Democratic US presidential hopeful Pete Buttigieg, mayor of South Bend, Indiana
Washington (AFP) - Pete Buttigieg vaulted into the lead in the Democratic Party's 2020 presidential nominations race in early-voting Iowa, according to a poll Tuesday, as billionaire and fellow moderate Michael Bloomberg stepped closer to a White House run.
Both moves come at the expense of former vice president Joe Biden, whose centrist campaign has struggled to maintain its frontrunner status.
And they signal an unsettled field with voters far from coalescing around a single candidate less than three months before the first votes in Iowa.
The Monmouth University poll marks the first time that Buttigieg, mayor of South Bend, Indiana and at 37 the youngest candidate in the race, has topped a statewide presidential survey, firming his stature in the crowded battle to challenge President Donald Trump.
Buttigieg leads with 22 percent support while Biden secured 19 percent, according to the poll of likely voters in Iowa, which votes first in the nomination process.
The race's two leading progressives, senators Elizabeth Warren and Bernie Sanders, came in at 18 percent and 13 percent respectively.
The poll surveyed 451 Iowans likely to attend the state's caucuses next February, and the margin of error is plus or minus 4.6 percentage points.
In national polling Biden is the frontrunner, and Buttigieg remains in fourth, behind Warren and Sanders.
But the Iowa poll confirms a rising trend for Buttigieg. His support surged 14 points since the last Monmouth poll in August, while Biden's slid seven points.
Buttigieg "is doing well with voters regardless of education or ideology," said Patrick Murray, director of the independent Monmouth University Polling Institute.
The poll also shows that many Iowans are not fully committed, with 53 percent of likely caucusgoers acknowledging a high or moderate possibility they will change their minds.
In a further unexpected twist to the Democratic race, defeated 2016 candidate Hillary Clinton on Tuesday appeared to not rule out joining the fray.
She told BBC radio "many, many people" were pressuring her to run but "as of this moment... that is absolutely not in my plans."
The lack of a firm frontrunner could encourage Bloomberg, the former New York mayor.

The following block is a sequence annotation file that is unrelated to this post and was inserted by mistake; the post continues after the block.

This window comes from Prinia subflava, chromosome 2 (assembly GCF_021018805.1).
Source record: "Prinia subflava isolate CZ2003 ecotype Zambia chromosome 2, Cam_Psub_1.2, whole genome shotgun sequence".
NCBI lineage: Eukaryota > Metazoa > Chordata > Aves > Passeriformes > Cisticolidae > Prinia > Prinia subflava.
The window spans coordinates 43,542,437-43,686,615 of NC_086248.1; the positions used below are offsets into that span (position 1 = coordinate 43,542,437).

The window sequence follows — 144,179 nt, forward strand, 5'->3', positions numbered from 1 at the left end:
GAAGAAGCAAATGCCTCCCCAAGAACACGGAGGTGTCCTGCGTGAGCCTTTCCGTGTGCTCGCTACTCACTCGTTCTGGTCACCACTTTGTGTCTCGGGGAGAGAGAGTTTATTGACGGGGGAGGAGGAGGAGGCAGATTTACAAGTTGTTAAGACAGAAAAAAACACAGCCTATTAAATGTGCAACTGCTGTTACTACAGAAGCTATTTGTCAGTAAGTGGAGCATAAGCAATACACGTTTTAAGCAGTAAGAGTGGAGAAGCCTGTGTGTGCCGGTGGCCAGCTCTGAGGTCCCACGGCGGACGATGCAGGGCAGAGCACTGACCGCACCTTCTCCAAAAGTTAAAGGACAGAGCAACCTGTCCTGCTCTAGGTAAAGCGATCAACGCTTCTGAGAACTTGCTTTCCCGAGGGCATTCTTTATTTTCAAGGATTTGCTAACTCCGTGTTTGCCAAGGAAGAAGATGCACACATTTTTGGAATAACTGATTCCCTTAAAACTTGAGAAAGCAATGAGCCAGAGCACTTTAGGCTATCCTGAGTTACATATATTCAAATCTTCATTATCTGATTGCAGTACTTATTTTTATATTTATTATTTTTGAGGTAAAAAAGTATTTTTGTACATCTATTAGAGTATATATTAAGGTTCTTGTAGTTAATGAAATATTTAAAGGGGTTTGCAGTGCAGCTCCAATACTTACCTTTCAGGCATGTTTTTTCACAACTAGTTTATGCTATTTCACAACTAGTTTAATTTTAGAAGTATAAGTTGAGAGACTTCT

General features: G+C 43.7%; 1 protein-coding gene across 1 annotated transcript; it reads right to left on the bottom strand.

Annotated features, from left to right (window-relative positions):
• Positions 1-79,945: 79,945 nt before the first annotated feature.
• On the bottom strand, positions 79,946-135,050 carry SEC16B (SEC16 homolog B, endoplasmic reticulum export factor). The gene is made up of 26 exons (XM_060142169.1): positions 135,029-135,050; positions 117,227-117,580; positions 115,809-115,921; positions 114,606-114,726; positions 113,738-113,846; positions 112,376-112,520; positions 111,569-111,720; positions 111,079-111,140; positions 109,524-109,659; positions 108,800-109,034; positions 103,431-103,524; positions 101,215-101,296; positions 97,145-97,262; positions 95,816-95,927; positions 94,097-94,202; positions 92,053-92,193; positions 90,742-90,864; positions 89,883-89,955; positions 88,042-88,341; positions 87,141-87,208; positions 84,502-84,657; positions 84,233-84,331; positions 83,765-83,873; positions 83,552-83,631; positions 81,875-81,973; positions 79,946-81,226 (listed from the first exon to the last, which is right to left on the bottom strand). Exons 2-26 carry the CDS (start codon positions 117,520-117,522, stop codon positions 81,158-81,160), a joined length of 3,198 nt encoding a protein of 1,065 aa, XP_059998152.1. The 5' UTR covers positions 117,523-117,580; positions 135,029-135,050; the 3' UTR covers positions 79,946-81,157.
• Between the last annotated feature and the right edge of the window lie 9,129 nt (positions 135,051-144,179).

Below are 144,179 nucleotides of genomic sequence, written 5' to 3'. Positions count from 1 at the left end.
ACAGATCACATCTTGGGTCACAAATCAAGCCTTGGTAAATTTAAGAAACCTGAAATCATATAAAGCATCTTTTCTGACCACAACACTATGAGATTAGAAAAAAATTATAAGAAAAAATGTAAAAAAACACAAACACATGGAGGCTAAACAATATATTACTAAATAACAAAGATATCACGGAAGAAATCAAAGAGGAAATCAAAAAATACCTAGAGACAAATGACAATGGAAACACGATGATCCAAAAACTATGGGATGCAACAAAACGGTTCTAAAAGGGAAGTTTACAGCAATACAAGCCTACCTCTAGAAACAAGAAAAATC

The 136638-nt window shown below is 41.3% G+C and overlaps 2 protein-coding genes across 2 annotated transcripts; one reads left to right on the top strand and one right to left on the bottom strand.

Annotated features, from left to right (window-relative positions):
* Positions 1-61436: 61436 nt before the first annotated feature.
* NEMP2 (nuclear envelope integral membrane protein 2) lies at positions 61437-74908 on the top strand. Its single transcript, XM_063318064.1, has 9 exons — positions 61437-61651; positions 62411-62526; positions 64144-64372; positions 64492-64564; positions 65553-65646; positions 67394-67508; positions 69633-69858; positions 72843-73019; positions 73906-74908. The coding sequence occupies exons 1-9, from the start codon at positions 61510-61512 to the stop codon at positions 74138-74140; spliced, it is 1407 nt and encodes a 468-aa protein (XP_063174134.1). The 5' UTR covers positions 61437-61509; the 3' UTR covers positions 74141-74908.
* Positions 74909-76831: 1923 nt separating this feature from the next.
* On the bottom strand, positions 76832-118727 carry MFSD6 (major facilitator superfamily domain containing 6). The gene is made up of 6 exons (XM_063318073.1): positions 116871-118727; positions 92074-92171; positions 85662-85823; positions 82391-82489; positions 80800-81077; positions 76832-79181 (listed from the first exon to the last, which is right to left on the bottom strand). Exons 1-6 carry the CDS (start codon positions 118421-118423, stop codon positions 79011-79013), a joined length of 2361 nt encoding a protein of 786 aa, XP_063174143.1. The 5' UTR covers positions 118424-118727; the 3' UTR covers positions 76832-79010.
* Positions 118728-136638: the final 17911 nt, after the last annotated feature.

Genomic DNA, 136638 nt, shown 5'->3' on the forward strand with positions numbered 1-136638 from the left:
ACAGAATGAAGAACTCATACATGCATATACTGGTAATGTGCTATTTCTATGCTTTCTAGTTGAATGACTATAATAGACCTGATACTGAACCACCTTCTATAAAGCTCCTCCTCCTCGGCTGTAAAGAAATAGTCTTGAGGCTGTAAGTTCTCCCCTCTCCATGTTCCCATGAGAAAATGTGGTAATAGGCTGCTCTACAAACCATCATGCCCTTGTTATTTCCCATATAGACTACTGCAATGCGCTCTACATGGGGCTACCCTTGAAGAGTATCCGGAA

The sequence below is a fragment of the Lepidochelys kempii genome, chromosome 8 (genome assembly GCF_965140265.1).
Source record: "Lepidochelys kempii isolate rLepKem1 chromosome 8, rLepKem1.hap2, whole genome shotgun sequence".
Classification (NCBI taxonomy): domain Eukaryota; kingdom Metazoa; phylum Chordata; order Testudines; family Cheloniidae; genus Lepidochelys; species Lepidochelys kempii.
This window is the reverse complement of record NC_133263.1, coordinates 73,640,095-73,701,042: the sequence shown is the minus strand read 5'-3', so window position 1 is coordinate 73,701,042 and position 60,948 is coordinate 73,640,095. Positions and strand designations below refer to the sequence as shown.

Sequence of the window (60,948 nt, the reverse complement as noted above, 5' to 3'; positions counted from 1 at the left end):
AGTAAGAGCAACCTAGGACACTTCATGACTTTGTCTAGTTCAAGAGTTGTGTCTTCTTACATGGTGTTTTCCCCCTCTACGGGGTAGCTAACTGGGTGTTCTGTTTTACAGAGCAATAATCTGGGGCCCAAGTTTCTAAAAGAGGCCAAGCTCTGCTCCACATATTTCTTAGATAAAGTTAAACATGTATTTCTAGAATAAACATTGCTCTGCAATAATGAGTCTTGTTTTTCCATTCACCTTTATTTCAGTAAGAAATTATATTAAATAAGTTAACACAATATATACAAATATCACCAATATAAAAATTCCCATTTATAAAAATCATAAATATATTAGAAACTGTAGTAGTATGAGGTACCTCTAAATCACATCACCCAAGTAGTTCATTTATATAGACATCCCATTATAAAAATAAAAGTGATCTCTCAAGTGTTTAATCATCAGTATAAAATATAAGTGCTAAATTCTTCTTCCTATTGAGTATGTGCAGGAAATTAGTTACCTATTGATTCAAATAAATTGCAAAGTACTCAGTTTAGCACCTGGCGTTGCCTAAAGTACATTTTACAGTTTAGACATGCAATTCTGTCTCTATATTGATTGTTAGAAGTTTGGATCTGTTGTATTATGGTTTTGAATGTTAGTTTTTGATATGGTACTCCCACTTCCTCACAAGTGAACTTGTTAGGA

"Officially filed in Arkansas to be on the ballot for the Democratic primary," tweeted Bloomberg with a photograph of himself submitting the paperwork -- four days after doing the same in Alabama.
"We must defeat Trump. He has failed us at every turn," the 77-year-old added.
Both states have early deadlines to register for the primaries.
- Reversing course? -
Bloomberg's personal appearance to sign his ballot papers in Little Rock was a strong hint that the centrist tycoon will officially leap into the already-crowded Democratic field.
"If he runs, he's going to go to states that Democrats never go to in the primary campaign," Bloomberg spokesman Jason Schechter told The New York Times. "We're starting that today in Arkansas."
Bloomberg had said back in March that he would not run.
He has changed his political affiliation on multiple occasions, including switching from Democrat to Republican when he successfully ran for mayor of New York in 2001. He became an independent six years later.
Bloomberg is said to be concerned that a progressive Democratic nominee like Sanders or Warren would aid Trump's re-election.
By filing in Arkansas and Alabama -- which vote on Super Tuesday, March 3, along with 12 other states -- Bloomberg is signalling he might forego campaigning in the four states that vote earlier in February: Iowa, New Hampshire, Nevada and South Carolina.
No candidate in modern US politics has eschewed campaigning in early voting states and won their party's nomination.
Bloomberg founded a media company that became a multi-billion-dollar behemoth, and ran the nation's largest city, with 8.6 million residents, for 12 years.
But Bloomberg, like Trump, is a white male septuagenarian New York billionaire.
Buttigieg is about half their age, from the midwest, and the first major openly gay presidential candidate.
"I'm as opposite from this president as it gets," he told AFP recently in New Hampshire.